A gay recasting of "Romeo and Juliet," Alan Brown's "Private Romeo" finds a group of cadets left behind at their military academy for four days rehearsing Shakespeare's tragedy in and out of class, the play's action informing all their waking moments.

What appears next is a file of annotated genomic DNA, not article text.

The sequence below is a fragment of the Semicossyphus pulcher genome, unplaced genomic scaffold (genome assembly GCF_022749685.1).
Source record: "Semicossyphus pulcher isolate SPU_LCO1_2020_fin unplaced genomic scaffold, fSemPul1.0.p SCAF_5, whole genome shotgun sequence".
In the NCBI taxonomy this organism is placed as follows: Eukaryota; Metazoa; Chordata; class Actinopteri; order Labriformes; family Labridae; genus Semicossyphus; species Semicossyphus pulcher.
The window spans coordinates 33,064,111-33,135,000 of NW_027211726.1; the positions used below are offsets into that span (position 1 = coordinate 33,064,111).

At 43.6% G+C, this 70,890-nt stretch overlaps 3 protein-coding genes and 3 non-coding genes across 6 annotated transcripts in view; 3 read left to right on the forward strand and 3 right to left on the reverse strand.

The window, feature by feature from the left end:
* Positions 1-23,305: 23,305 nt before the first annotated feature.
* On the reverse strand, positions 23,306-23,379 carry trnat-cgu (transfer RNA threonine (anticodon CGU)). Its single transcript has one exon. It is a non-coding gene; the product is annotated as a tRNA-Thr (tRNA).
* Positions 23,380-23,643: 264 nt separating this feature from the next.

A gay recasting of “Romeo and Juliet,” Alan Brown’s “Private Romeo” finds a group of cadets left behind at their military academy for four days rehearsing Shakespeare’s tragedy in and out of class, the play’s action informing all their waking moments. Sticking closely to the written text (with basketballs and barbells supplying incidental props) and wisely not attempting to reimagine the specific circumstances that separate the lovers, a dynamite ensemble cast of young actors invests the Bard’s poetry with energetic immediacy. Opening Feb. 10 at Gotham’s Cinema Village, this vibrant pic has an appeal that easily extends beyond its target aud.Seth Numrich’s confused Romeo, dumbstruck by his sudden-blooming passion for Matt Doyle’s Juliet, wanders around trying to cope with his out-of-control obsession (the two thesps are vets of Broadway’s “War Horse”). Hale Appelman’s antic, hotheaded Mercutio makes glorious sense as an adolescent whose aggression never found a satisfying outlet. Derek McKane’s handheld camera, at one with the ricocheting emotions, wades into the fast-break urgency of fistfights (not swordfights) and seeks out players in darkened classroom corners as they pace, declaim or fret over their tragic situations.